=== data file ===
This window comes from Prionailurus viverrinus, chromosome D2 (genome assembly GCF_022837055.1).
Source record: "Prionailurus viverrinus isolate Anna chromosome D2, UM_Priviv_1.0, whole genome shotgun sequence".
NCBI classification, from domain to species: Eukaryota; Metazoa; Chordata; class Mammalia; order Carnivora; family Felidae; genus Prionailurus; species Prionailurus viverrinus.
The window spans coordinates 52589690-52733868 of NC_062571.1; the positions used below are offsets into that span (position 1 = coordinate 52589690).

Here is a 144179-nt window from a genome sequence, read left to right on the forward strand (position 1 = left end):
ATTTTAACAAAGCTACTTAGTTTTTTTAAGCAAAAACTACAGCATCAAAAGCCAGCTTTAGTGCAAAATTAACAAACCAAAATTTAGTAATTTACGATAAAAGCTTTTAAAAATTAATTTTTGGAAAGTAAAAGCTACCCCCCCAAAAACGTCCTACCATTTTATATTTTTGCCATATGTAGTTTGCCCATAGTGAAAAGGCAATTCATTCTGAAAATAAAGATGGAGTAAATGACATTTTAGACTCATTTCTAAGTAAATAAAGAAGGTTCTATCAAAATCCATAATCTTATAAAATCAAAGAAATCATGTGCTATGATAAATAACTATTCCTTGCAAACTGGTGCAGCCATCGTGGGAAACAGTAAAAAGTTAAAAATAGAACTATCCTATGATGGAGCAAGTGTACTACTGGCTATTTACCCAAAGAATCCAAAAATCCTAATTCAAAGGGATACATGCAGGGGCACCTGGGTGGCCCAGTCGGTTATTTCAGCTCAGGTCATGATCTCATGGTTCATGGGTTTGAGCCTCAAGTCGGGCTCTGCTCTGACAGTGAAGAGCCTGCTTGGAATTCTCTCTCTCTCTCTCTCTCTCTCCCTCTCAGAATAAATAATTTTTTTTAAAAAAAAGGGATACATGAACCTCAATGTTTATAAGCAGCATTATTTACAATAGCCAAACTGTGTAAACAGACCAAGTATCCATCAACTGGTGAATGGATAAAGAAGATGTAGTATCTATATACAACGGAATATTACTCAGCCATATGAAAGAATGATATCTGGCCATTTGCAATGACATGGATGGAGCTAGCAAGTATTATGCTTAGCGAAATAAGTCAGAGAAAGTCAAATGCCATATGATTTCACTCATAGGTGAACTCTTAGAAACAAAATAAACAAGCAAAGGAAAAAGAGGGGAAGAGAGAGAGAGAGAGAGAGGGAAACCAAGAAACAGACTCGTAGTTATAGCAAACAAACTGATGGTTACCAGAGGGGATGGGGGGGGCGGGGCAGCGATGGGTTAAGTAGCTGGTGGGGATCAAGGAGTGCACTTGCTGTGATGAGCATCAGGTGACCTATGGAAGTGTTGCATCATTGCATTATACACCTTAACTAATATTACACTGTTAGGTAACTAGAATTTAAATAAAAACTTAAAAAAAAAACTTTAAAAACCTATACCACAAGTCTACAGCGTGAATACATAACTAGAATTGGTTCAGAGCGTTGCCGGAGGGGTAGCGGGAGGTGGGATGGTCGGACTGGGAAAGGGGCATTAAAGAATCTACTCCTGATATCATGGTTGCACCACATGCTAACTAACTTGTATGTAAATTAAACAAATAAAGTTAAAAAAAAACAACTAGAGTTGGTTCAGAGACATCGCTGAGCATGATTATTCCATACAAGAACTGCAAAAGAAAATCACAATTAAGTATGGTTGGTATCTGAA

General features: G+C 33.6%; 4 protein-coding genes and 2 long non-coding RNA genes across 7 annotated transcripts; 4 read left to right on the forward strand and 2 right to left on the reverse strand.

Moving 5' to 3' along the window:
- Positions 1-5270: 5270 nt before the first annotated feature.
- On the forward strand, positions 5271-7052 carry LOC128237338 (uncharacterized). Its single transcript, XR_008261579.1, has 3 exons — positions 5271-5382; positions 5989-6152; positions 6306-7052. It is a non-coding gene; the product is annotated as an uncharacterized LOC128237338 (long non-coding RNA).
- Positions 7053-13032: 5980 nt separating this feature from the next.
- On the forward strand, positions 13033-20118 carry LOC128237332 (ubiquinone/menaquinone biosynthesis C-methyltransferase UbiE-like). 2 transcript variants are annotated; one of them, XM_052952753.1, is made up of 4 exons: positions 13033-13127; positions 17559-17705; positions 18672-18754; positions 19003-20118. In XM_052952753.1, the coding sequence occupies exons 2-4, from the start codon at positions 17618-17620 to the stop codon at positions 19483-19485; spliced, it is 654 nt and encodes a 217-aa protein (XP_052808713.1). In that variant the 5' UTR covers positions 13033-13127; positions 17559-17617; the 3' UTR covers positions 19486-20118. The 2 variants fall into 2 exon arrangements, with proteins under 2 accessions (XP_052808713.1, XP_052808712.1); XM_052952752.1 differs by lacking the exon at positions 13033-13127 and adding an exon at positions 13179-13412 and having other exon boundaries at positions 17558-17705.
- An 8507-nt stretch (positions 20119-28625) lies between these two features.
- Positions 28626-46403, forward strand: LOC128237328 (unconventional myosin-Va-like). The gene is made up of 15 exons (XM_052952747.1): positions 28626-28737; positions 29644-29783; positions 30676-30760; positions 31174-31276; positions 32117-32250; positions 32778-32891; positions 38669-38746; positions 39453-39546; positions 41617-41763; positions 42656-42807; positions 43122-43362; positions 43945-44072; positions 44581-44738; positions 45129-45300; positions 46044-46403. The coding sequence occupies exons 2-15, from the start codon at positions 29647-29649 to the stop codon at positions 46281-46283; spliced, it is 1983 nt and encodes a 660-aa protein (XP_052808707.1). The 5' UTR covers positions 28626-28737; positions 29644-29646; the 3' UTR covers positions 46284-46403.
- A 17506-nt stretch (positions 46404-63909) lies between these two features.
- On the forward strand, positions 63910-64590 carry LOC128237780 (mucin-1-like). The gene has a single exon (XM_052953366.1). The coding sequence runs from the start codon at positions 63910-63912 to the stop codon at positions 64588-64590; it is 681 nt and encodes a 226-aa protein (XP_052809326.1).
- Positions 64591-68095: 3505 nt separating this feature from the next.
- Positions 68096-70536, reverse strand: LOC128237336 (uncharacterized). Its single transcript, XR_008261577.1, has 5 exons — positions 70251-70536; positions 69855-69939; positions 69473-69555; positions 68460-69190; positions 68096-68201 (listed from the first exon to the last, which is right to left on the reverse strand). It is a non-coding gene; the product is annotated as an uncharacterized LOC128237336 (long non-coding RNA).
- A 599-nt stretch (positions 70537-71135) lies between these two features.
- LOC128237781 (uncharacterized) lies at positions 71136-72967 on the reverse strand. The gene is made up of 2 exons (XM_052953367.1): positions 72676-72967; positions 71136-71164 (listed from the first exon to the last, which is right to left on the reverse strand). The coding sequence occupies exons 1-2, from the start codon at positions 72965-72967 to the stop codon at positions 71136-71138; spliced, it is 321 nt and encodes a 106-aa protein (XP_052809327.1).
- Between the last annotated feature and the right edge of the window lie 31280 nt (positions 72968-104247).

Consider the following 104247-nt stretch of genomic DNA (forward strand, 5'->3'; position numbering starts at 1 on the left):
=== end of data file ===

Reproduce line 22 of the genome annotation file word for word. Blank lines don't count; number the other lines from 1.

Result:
Consider the following 104247-nt stretch of genomic DNA (forward strand, 5'->3'; position numbering starts at 1 on the left):